You can’t do better celebrating Mother’s Day than when it falls on a feast of the greatest mother of all — our Blessed Mother. That’s exactly what happens this year on May 13, when Mother’s Day coincides with the 90th anniversary of the beginning of our Blessed Mother’s apparitions at Fatima.
It’s a perfect occasion to reflect on what Mary teaches and models about motherhood through Fatima.
“Mary demonstrates the ideal of motherhood, a person who gives life and who nurtures life,” says Father Mark Moretti, president of the World Apostolate of Fatima, USA. “She consistently reminds us that her motherhood and the motherhood of all Christian mothers is to be centered in the sanctity of life — giving life, recognizing its sanctity, then nurturing life through prayer, reparation and growth in the spirit.”
In this way, the Blessed Mother shows what should be every mother’s greatest concern for her children: their eternal destiny.
“She talked about the salvation of our souls and how we can save the souls of others,” says World Apostolate of Fatima Executive Director Michael La Corte of Mary’s 1917 appearances. “As a mother, she told the visionary children, indeed all her children, the importance of living in a way that’s pleasing to God — and warned of the results that would follow if we didn’t take her loving advice.”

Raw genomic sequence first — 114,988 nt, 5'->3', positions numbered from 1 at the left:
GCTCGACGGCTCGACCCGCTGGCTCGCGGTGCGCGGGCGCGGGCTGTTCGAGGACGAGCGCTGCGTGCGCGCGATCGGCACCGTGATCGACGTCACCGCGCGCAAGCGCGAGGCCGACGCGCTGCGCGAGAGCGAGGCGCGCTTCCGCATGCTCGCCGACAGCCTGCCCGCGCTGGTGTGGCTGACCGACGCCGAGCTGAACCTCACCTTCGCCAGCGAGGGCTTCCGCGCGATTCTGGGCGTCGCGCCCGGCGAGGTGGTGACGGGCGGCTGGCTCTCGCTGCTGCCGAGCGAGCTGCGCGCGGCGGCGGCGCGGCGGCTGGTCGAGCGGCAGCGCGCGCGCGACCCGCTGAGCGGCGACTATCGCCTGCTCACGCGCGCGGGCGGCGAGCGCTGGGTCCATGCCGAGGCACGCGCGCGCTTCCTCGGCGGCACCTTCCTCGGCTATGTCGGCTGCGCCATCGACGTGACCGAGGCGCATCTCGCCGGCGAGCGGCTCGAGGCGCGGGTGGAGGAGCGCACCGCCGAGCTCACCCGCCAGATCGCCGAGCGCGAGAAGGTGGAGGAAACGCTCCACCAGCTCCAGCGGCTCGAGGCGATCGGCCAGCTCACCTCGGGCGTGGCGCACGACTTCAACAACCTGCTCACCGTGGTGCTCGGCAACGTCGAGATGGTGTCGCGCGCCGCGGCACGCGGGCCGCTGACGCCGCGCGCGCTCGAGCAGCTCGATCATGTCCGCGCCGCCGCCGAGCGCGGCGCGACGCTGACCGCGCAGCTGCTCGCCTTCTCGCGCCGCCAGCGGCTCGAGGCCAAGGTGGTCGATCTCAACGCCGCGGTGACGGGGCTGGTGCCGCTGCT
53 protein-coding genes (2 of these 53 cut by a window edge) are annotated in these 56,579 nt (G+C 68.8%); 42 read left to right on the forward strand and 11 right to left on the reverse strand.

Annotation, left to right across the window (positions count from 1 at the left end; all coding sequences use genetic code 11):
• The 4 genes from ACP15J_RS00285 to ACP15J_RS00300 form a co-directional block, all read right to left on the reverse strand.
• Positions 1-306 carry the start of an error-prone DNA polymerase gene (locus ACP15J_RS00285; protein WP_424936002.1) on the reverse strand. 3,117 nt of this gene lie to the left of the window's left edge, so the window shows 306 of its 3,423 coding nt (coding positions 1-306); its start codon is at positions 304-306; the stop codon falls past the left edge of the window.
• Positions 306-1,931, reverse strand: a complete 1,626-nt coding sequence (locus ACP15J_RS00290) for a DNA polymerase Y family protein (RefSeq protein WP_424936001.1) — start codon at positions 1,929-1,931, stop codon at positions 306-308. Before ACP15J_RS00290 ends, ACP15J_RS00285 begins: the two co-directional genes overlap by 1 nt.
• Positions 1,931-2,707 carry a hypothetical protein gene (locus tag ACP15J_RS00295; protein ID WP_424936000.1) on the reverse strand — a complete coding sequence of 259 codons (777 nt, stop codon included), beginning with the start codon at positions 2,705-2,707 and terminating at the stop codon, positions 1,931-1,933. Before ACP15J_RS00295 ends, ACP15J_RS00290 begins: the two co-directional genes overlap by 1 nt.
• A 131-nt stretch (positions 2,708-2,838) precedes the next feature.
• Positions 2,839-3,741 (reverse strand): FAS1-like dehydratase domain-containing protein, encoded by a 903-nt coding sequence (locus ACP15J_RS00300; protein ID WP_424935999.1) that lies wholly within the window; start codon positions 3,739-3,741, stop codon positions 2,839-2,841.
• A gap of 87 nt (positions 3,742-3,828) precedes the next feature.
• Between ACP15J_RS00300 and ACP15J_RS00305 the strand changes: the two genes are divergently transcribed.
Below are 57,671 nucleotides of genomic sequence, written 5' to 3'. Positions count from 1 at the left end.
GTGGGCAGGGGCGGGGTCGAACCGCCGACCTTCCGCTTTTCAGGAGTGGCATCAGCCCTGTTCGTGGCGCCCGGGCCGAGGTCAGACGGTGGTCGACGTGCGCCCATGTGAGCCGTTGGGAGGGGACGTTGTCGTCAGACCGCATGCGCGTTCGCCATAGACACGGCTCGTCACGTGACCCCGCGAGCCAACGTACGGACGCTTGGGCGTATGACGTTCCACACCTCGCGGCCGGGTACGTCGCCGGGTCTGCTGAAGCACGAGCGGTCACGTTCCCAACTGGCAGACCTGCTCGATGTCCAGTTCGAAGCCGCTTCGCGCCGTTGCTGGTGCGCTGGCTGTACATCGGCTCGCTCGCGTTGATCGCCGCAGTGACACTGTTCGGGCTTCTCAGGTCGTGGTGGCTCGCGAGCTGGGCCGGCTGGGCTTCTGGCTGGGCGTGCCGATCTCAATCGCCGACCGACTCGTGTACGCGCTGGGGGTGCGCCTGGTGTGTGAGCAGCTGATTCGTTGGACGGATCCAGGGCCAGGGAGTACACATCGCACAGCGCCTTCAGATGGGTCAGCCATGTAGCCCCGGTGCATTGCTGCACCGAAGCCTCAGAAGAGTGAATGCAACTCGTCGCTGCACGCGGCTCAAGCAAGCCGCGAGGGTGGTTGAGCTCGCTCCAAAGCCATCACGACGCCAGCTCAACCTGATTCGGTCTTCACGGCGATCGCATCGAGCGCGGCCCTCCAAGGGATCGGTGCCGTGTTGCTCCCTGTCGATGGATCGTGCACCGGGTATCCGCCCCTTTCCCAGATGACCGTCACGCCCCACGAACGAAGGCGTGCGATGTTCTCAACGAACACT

At Fatima, Mary also shows that mothers should point out to their children the path to sanctification.
“One of the basic messages of Fatima was of personal conversion,” explains Barnabite Father Julio Ciavaglia, director of Our Lady of Fatima National Shrine in Lewiston, N.Y. He notes that Fatima marked the only time our Blessed Mother ever spoke of political considerations: In expressing her desire for world peace, she warned of the looming dangers of communism.
Her prophecy proved true, as the Russian Revolution was about to unfold. It lasted from 1917 to 1920 and led to the creation of the oppressive and deadly Soviet Union in 1922.
“She was reaching out to her children,” says Father Ciavaglia. “She told us that, through personal conversion, we achieve peace with God and then peace in the world.”
Speaking at Fatima on May 13, 1982, Pope John Paul II reminded the Church that, in that place, Mary had spoken to three poor shepherd children — Jacinta Marto, Francisco Marto and Lucia dos Santos — as a way to call the whole world to personal conversion and repentance.
“Can the Mother who, with all the force of the love that she fosters in the Holy Spirit, desires everyone’s salvation keep silence on what undermines the very basis of their salvation? No, she cannot,” said John Paul. “And so, while the message of Our Lady of Fatima is a motherly one, it is also strong and decisive. It sounds severe. … It invites to repentance. It gives a warning.”
The Holy Father explained the call to repentance is always linked with a call to prayer. “[T]he Lady of the message indicates the Rosary, which can rightly be defined as ‘Mary’s prayer’: the prayer in which she feels particularly united with us. She herself prays with us.”
In this way, Mary shows that a mother prays with and for her children, points out Father Moretti.
“She said, ‘Pray the Rosary daily.’ That’s a direct quote from the Mother of God,” says the priest. “It can’t get more emphatic than that.”